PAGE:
The Dragon Has Two Tongues Again
Back in its fearless infancy, Channel 4 did something few beyond Offa’s Dyke would ever have thought possible: it made a 13-part television history of Wales riveting viewing throughout Thatcher’s Britain. I used to count down the days to the next episode – and not just because I was studying journalism in Cardiff.
Transmitted in 1985, The Dragon Has Two Tongues broke the mould of this previously bland and predictable TV genre. It did so by pitching two diametrically opposed historians against each other in a prolonged slugging match waged everywhere from the summit of Snowdonia to the valleys of South Wales.
Wynford Vaughan Thomas provided the plummy Anglo-Welsh perspective while the pugnacious radical scholar Gyn Alf Williams danced effortlessly, despite his slight stutter, from the Merthyr Rising to the thoughts of Antonio Gramsci.
“A Marxist magpie,” Thomas called him at one point. He was getting exasperated because he knew Williams was winning hands down.
The pompous windbag later penned an article headlined ‘On being a reactionary’ to describe his frustration at being outflanked on the left.
Thomas’s intellectual humiliation came as no surprise to me since I had already witnessed Gwyn Alf delivering a searing emotional speech to the doomed miners at Maerdy Colliery in the Rhondda Valley. Tears were streaming down his face – and mine too – by the end of it.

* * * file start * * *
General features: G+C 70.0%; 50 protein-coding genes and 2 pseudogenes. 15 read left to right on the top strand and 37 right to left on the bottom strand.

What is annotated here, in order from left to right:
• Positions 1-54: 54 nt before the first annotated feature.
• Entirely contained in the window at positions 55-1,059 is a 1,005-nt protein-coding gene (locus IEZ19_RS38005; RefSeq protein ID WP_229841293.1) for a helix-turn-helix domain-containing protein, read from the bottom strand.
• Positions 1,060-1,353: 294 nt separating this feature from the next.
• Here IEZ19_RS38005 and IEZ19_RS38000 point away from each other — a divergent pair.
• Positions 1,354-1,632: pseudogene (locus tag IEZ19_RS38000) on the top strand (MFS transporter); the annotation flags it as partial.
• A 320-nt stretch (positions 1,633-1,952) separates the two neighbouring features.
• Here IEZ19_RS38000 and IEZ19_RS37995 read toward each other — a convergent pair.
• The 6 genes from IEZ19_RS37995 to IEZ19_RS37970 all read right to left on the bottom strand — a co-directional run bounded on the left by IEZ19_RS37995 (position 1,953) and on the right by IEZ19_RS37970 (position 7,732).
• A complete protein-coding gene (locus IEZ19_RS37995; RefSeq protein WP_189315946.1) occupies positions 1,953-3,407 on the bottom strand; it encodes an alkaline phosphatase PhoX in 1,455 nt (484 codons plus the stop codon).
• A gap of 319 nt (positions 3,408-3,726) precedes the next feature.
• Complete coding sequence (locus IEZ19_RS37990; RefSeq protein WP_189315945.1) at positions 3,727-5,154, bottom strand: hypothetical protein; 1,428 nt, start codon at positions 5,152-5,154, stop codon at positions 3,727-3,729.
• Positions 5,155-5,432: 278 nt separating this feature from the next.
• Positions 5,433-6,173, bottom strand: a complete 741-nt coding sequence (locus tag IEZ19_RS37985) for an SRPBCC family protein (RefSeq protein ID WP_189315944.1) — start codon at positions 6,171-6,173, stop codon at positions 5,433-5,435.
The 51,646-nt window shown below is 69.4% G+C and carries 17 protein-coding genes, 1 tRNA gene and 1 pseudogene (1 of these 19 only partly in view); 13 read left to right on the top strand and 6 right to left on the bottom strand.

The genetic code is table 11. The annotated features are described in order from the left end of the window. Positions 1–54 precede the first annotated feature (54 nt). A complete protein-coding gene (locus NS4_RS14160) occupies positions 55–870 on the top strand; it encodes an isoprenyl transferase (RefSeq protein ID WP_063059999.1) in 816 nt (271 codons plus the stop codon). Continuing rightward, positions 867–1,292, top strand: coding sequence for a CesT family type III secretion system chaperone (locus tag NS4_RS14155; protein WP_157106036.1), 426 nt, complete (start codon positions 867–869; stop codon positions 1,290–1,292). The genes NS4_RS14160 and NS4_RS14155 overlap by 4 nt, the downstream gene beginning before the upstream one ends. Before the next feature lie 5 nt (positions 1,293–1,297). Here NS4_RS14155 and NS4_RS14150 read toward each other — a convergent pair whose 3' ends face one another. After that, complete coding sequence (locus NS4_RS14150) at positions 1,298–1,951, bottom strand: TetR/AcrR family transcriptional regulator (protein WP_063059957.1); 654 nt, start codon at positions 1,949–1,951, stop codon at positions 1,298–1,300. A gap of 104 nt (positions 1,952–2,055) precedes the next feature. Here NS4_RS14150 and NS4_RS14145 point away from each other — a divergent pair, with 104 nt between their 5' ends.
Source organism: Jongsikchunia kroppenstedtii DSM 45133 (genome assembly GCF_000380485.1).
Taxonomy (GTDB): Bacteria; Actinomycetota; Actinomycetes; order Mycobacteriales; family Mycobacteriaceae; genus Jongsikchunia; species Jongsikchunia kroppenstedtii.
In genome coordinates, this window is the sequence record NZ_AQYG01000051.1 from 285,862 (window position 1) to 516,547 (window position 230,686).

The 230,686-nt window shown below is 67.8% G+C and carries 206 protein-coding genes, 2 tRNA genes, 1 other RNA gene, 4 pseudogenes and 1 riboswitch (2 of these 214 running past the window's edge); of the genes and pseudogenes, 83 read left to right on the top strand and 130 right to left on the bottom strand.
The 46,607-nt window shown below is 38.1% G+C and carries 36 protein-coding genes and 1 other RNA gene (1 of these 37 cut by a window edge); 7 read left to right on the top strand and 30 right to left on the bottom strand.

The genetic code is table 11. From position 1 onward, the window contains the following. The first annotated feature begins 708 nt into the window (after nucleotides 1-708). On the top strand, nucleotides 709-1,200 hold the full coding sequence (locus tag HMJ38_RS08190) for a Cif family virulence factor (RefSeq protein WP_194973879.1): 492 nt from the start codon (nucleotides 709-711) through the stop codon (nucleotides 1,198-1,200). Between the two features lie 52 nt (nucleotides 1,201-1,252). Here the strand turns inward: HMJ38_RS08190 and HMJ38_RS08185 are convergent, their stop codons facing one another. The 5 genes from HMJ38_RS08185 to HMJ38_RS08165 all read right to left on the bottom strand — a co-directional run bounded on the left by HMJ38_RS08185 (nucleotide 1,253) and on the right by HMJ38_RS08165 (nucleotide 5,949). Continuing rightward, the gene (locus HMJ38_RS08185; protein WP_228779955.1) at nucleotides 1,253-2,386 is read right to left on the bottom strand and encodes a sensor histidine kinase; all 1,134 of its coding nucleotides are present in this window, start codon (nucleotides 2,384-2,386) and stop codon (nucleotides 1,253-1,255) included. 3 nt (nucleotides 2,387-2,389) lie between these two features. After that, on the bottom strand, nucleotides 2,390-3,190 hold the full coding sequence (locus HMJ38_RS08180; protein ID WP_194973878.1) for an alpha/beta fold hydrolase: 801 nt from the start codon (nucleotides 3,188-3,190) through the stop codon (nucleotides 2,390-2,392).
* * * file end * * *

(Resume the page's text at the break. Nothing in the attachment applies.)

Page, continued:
Far cooler and composed is Adam Price, the new leader of the welsh nationalist party Paid Cymru. He is even, dare I say it, a bit Blairite in his smooth and jocular connection with the crowds. But he seems just as cerebrally passionate as Gwyn Alf about bringing back dignity and social justice to the Welsh people.
Intellectually head and shoulders above anyone in the upper echelons of the SNP, Price clearly understands the key Gramscian concept of hegemony. He also comprehends the meaning of that crucially important line in Orwell’s 1984: “Who controls the past controls the future; who controls the present controls the past.”
Consequently, one of the first things he has done since forcing a leadership contest (which he won hands down) is to challenge his compatriots to think deeply about what has been inflicted upon the Welsh people throughout their history – and what could be inflicted upon them in the near future if they don’t take back control of their country.
Wales: The First & Final Colony is the title of a collection of speeches Price has delivered to audiences on both sides of the Atlantic (including the commencement address at Harvard University when he was at the Kennedy School of Government there). Its overarching theme could not be bolder or more subversive:
“Post-devolution, we’re a post-colonial country still waiting to be decolonised.”
Originally delivered to the Institute of Welsh Politics at Aberystwyth, the core chapter is unabashedly didactic, seeking to drive home three potentially revolutionary propositions: the longue durée of English imperialism began in Wales; the deepest legacy it has left is psychological; national liberation, if it is to mean anything, must be a liberation of the mind.
Failure to achieve emancipation pretty damn fast, Price concludes “will be condemning ourselves to be not just the first but also the final colony.”